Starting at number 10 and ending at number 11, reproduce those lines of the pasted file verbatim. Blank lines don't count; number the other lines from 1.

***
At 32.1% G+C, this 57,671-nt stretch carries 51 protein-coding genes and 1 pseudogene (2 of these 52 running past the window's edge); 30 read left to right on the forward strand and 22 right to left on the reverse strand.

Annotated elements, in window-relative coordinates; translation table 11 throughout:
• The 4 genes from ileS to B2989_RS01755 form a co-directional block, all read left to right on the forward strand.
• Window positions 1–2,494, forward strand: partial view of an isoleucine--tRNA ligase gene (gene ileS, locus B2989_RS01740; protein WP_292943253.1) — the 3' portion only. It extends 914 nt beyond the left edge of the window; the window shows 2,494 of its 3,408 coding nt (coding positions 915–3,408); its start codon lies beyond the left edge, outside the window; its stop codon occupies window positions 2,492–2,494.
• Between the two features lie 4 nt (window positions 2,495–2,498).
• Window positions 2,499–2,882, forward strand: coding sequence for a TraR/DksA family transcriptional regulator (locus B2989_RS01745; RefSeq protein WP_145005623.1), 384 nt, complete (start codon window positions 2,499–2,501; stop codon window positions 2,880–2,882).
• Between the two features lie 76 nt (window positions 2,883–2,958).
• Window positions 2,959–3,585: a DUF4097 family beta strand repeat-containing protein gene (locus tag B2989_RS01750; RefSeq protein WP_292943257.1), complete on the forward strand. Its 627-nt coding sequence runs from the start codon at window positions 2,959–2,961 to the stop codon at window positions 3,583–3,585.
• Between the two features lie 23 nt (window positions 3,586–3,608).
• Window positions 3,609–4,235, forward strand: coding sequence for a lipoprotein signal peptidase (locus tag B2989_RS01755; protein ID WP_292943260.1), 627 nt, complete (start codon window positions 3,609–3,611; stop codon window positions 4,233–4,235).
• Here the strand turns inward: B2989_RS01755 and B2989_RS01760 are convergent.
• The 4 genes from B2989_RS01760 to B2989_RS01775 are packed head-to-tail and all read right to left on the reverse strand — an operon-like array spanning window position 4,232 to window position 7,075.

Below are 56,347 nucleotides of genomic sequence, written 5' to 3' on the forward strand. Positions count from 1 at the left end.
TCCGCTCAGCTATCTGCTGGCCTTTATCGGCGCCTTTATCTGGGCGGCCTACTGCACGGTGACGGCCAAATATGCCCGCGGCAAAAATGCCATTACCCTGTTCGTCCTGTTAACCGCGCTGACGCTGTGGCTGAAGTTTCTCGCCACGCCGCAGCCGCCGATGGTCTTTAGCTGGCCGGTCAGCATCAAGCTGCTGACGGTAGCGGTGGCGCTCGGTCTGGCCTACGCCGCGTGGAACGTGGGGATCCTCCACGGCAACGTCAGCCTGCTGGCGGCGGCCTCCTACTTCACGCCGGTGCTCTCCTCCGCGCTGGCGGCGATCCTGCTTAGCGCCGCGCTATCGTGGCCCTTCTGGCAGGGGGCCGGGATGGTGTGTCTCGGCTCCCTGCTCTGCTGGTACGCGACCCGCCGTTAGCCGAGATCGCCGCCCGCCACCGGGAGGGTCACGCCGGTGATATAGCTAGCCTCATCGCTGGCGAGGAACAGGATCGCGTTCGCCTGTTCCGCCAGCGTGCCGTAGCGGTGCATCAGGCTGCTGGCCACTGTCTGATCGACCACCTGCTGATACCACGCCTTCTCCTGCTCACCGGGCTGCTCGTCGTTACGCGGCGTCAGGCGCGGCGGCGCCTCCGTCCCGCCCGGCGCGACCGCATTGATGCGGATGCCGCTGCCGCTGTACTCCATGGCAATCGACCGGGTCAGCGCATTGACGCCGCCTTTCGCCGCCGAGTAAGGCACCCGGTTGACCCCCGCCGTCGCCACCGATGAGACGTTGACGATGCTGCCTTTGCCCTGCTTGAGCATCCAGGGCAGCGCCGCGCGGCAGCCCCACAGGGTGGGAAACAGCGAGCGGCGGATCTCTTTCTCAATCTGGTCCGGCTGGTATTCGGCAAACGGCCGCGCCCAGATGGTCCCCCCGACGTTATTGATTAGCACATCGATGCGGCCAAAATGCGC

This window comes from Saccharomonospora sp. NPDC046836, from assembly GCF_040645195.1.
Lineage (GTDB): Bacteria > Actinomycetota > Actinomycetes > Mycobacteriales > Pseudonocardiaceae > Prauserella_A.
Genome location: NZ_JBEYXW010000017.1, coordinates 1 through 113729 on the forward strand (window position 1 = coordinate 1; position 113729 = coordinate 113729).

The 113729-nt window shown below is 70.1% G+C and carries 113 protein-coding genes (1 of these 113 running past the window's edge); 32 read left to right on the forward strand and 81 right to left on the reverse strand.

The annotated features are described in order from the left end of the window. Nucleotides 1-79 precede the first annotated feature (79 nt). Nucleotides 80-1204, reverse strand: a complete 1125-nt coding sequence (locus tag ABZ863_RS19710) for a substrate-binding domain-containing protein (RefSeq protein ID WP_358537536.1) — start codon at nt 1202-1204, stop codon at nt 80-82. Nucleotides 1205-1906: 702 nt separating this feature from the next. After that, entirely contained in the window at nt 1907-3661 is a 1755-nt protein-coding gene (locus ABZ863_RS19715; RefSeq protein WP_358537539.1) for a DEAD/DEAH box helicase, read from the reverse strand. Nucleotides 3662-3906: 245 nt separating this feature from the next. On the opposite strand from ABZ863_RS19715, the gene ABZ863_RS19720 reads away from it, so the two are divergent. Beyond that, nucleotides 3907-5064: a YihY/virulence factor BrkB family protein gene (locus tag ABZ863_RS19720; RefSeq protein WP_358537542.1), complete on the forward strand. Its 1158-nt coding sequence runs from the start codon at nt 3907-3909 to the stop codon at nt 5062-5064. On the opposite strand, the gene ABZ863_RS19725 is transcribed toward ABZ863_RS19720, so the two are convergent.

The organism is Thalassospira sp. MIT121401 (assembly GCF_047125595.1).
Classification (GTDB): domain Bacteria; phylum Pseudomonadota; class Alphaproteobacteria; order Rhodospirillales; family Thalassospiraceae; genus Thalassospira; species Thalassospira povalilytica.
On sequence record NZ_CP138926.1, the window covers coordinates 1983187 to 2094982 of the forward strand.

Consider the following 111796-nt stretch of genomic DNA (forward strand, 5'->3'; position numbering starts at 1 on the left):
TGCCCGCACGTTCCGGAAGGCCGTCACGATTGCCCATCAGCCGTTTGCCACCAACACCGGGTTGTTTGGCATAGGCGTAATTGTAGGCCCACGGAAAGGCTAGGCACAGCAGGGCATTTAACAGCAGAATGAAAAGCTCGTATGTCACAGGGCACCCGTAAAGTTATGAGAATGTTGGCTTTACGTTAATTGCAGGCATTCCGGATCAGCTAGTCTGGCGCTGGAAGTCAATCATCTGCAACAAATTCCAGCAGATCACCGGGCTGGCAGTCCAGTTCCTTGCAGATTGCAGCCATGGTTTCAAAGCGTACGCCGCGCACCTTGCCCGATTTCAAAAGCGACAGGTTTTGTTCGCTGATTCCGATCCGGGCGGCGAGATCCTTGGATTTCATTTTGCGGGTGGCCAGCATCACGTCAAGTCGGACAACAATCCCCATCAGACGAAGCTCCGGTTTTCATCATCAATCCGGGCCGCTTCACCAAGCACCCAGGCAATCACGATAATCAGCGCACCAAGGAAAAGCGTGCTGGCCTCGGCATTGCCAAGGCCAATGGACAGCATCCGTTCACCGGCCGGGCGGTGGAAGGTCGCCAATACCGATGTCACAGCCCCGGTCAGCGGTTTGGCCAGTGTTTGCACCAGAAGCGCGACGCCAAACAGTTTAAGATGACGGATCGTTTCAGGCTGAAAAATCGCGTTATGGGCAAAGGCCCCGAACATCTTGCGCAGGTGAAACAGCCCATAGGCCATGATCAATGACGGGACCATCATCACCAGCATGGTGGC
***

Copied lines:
• Window positions 3,609–4,235, forward strand: coding sequence for a lipoprotein signal peptidase (locus tag B2989_RS01755; protein ID WP_292943260.1), 627 nt, complete (start codon window positions 3,609–3,611; stop codon window positions 4,233–4,235).
• Here the strand turns inward: B2989_RS01755 and B2989_RS01760 are convergent.